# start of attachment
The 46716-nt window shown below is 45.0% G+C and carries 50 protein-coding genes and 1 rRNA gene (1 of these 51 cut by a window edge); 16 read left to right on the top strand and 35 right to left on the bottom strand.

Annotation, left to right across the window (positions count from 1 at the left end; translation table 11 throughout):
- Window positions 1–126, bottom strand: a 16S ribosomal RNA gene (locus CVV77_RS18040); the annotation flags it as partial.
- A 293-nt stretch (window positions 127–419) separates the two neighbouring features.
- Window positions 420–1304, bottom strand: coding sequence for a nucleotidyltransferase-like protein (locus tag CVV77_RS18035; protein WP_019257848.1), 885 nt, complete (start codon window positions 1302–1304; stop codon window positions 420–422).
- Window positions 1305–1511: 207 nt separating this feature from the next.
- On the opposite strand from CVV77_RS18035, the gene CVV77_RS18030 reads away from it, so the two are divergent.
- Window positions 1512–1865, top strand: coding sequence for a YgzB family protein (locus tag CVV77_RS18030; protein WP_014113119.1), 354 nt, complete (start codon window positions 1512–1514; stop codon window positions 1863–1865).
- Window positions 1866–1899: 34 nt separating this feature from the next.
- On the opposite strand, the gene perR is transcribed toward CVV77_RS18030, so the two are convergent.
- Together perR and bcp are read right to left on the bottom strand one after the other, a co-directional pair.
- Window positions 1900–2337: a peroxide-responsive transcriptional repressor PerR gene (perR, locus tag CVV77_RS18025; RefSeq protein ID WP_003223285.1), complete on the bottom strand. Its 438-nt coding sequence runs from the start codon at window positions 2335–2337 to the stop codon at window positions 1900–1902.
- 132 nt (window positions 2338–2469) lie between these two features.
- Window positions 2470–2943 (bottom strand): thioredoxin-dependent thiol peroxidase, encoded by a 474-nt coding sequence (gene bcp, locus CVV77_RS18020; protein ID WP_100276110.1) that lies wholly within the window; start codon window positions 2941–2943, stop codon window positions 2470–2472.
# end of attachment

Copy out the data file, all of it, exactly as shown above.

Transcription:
The 46716-nt window shown below is 45.0% G+C and carries 50 protein-coding genes and 1 rRNA gene (1 of these 51 cut by a window edge); 16 read left to right on the top strand and 35 right to left on the bottom strand.

Annotation, left to right across the window (positions count from 1 at the left end; translation table 11 throughout):
- Window positions 1–126, bottom strand: a 16S ribosomal RNA gene (locus CVV77_RS18040); the annotation flags it as partial.
- A 293-nt stretch (window positions 127–419) separates the two neighbouring features.
- Window positions 420–1304, bottom strand: coding sequence for a nucleotidyltransferase-like protein (locus tag CVV77_RS18035; protein WP_019257848.1), 885 nt, complete (start codon window positions 1302–1304; stop codon window positions 420–422).
- Window positions 1305–1511: 207 nt separating this feature from the next.
- On the opposite strand from CVV77_RS18035, the gene CVV77_RS18030 reads away from it, so the two are divergent.
- Window positions 1512–1865, top strand: coding sequence for a YgzB family protein (locus tag CVV77_RS18030; protein WP_014113119.1), 354 nt, complete (start codon window positions 1512–1514; stop codon window positions 1863–1865).
- Window positions 1866–1899: 34 nt separating this feature from the next.
- On the opposite strand, the gene perR is transcribed toward CVV77_RS18030, so the two are convergent.
- Together perR and bcp are read right to left on the bottom strand one after the other, a co-directional pair.
- Window positions 1900–2337: a peroxide-responsive transcriptional repressor PerR gene (perR, locus tag CVV77_RS18025; RefSeq protein ID WP_003223285.1), complete on the bottom strand. Its 438-nt coding sequence runs from the start codon at window positions 2335–2337 to the stop codon at window positions 1900–1902.
- 132 nt (window positions 2338–2469) lie between these two features.
- Window positions 2470–2943 (bottom strand): thioredoxin-dependent thiol peroxidase, encoded by a 474-nt coding sequence (gene bcp, locus CVV77_RS18020; protein ID WP_100276110.1) that lies wholly within the window; start codon window positions 2941–2943, stop codon window positions 2470–2472.